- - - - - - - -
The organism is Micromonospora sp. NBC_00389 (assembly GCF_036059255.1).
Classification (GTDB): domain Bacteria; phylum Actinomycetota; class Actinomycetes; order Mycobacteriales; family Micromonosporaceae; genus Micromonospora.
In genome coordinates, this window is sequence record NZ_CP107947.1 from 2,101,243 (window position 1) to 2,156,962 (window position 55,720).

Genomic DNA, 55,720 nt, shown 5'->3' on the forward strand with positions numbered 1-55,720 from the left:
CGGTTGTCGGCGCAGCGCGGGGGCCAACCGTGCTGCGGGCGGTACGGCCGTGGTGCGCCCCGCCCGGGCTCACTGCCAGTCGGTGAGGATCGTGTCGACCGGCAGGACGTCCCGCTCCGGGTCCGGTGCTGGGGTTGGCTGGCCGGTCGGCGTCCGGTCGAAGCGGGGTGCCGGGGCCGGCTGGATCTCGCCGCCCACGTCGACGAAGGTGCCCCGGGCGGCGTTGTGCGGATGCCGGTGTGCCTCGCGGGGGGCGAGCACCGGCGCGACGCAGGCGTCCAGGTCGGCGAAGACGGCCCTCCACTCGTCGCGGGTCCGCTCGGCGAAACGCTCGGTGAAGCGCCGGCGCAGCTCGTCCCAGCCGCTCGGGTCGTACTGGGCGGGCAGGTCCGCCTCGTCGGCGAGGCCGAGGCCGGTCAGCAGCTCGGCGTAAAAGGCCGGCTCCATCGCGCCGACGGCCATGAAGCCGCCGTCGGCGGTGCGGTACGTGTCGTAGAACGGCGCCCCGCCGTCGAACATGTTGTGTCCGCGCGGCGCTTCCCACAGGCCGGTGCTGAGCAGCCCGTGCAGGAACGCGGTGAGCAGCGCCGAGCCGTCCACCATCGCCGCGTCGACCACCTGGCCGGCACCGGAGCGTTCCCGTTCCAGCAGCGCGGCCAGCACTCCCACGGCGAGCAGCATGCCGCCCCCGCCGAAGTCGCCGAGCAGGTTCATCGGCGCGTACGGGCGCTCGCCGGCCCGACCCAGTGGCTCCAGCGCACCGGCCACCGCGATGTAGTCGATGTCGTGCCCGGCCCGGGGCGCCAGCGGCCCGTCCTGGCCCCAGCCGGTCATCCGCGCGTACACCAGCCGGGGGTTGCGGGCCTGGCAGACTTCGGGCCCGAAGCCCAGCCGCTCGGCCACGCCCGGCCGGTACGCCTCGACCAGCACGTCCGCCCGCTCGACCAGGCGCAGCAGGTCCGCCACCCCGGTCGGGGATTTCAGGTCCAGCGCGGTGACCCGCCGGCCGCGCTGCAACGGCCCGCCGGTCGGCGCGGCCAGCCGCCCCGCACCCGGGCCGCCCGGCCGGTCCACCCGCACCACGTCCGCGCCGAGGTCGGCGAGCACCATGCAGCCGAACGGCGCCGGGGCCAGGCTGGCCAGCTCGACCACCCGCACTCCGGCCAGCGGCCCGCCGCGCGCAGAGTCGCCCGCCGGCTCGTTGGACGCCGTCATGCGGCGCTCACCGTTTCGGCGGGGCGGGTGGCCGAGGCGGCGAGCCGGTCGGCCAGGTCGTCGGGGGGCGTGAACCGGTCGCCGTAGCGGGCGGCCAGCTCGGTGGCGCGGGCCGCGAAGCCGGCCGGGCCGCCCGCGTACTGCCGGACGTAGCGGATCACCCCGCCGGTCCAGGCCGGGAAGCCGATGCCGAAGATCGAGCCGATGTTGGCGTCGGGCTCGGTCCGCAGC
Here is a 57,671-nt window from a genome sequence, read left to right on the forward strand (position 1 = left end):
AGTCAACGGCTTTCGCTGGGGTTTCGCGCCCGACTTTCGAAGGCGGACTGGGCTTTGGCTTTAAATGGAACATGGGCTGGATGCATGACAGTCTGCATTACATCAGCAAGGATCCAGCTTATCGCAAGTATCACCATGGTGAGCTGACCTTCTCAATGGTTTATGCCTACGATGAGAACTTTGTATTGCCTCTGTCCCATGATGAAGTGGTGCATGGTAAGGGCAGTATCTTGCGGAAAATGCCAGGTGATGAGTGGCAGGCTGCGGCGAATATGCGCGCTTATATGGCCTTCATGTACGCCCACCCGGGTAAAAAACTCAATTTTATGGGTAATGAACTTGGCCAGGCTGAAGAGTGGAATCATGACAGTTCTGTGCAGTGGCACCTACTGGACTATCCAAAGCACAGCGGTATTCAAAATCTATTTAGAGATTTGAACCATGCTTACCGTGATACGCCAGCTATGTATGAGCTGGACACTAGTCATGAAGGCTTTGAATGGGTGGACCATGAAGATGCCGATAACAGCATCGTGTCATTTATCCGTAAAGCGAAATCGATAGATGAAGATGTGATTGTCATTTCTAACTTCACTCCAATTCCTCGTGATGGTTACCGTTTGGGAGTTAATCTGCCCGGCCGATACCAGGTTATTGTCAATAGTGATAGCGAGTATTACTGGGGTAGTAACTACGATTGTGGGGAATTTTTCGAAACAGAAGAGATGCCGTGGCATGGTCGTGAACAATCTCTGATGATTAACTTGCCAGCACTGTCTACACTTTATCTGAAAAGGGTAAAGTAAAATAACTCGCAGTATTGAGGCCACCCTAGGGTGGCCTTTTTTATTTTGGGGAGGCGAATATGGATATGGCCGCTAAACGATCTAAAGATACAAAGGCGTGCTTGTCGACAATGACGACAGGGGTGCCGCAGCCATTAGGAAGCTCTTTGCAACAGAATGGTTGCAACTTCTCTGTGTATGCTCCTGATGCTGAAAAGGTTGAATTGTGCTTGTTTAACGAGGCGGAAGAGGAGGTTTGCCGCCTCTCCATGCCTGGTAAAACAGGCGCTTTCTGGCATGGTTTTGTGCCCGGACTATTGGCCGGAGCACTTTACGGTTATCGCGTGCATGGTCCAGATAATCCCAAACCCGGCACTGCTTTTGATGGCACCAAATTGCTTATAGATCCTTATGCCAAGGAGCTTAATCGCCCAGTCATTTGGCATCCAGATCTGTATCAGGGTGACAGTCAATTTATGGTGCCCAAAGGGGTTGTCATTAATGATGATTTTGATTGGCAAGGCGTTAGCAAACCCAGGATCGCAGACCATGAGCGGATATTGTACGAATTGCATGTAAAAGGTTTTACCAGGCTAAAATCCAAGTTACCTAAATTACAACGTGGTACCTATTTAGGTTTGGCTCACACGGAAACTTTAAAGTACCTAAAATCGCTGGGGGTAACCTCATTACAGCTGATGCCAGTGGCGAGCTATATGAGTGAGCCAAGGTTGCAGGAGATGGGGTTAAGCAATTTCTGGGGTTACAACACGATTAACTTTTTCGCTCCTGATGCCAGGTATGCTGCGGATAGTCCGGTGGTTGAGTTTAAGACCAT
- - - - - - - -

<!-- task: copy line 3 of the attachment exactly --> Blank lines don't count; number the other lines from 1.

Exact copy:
In genome coordinates, this window is sequence record NZ_CP107947.1 from 2,101,243 (window position 1) to 2,156,962 (window position 55,720).